Recently, after a number of voicemails to her primary care physician went unanswered, Beck wrote a letter explaining her reason for calling — she needed a specialist referral — and dropped it off at the office. She received a call back two hours later. “It got into the doctor’s hands,” Beck says. “You don’t need to belabor the point. I stated what I needed, which is a referral to a specialist, and it was a very clear thing he could hold in his hand.”
Know who you need to talk to
In order to get a call back, it’s important to reach out to the right person (or people). Leaving a voicemail for your physician regarding a prescription refill is not always the most effective course of action, Zetter says. “It should be going through their nurse or the medical assistant,” he says. “They’re the ones that should be handling that, otherwise you’re never going to get a call from that doctor.”
For a clogged ear-level health concern, a prescription request, an insurance coverage question or any other nonemergency situation, Pinckney suggests asking for the nurse. “The nurse can reach out [to the insurance company] and they’re going to have a quicker return time than perhaps you might,” Pinckney says. If a day goes by and you haven’t heard back, don’t hesitate to call the practice manager, who’s responsible for resolving communication issues.
If you have a question about a medication you’re taking, Beck likes communicating directly with pharmacists. They’re well-versed in side effects, dosing guidelines and any potential conflicts with other medications, and they can contact your healthcare provider on your behalf. A call from a pharmacist might be more likely to reach a busy doctor.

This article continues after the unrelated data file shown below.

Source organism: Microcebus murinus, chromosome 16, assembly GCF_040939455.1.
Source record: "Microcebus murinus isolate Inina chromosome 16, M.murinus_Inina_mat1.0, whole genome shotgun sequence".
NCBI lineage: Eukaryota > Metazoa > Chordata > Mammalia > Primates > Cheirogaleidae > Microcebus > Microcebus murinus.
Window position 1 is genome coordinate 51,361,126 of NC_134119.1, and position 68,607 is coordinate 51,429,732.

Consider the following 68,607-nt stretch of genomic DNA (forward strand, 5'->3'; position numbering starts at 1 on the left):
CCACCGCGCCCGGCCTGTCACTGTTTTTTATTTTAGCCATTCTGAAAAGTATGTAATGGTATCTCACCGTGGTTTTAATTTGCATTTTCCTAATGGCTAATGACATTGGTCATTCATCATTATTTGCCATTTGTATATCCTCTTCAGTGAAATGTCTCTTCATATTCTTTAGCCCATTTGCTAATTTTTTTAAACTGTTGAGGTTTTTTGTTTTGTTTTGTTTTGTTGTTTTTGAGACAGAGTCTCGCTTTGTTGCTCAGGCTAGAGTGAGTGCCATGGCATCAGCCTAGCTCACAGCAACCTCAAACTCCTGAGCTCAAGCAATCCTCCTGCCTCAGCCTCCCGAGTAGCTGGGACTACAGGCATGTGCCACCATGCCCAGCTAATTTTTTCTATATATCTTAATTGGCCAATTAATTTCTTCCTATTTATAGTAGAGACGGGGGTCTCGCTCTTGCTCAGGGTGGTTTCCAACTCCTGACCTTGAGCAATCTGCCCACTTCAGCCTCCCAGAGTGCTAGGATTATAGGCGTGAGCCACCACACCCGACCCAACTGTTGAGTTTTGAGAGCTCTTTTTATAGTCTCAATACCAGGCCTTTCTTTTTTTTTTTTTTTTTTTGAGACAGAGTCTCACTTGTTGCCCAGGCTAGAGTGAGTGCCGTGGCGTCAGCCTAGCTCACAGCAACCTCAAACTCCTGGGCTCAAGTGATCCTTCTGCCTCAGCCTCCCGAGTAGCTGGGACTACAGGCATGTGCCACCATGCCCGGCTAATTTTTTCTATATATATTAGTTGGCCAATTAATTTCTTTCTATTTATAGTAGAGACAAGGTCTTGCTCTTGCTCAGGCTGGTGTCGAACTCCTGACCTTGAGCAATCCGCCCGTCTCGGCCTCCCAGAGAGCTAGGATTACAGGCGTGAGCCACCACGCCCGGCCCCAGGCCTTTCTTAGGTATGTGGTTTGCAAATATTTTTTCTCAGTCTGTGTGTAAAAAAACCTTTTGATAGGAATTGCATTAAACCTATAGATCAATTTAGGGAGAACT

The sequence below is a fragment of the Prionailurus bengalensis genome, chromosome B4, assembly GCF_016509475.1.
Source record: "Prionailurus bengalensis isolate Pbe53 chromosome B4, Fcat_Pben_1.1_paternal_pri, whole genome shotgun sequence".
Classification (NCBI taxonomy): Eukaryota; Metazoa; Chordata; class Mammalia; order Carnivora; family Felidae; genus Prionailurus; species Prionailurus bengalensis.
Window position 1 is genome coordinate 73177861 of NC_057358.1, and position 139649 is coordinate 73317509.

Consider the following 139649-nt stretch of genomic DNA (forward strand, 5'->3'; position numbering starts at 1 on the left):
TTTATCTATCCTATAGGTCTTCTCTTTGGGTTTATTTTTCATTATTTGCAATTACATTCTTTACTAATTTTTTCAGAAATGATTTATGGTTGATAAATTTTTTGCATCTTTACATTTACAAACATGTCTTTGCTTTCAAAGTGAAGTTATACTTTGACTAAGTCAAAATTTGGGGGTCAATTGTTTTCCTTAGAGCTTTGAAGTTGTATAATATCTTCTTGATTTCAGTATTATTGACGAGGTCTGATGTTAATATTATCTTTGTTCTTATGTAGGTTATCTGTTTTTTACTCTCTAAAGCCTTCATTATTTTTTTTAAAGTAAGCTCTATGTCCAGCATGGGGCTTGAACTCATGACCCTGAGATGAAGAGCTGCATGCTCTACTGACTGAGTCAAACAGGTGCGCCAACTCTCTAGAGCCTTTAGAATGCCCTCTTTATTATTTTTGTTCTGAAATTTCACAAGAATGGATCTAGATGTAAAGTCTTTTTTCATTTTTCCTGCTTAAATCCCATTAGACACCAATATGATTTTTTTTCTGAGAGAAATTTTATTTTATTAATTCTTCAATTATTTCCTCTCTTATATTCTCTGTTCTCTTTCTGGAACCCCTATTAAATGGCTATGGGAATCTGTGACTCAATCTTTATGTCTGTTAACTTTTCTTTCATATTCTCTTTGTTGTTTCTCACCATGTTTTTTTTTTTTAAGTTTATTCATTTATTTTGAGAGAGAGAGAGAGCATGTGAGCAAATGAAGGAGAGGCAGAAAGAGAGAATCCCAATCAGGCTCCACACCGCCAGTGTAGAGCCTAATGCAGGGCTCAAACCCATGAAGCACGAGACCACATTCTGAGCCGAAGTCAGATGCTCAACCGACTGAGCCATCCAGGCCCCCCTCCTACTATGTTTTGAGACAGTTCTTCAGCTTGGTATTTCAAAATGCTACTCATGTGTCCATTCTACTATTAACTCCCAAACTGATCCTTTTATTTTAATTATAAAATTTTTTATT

When you finally do get face-time (or phone time), it’s appropriate to voice your communication concerns. Whether speaking to your healthcare provider or the practice manager, Pinckney says to share what went wrong. In my case, which ended with an urgent care visit, she suggests saying something like: “This is an unfortunate sequence of events, and ultimately it led to me seeing a physician who does not know me, who does not have a history with me.”
Beck agrees: Be upfront with communication gripes. “They can’t make improvements if they don’t know what the problem is,” she says. “Ultimately, it’s the practice manager who should be overseeing the communication links to make sure everybody is getting the patient communications that they need — and that the patients are getting good care, which includes good, timely communication with your healthcare provider.”
Don’t ditch your primary care physician
I jumped ship to an urgent care facility without so much as a second call to my primary care physician. Don’t follow my lead. Pinckney’s a proponent of keeping primary care physicians as the central hub of your healthcare. “Always coordinate through your primary care physician,” she says. “For the most part, there are specialty care providers that will always require you to go to the primary care physician first.” Plus, a primary care provider has a more comprehensive record of your health history at large, something the ER urgent care does not, and is better suited to provide care simply because they have more information.
At the end of the day, if you’re still getting silence after reaching out multiple times, it might be time for a new doctor. “If you’re not getting good bedside or chair-side service or if the practitioner or practice is rude,” Zetter says, “the patient’s going to go somewhere else.” And they should.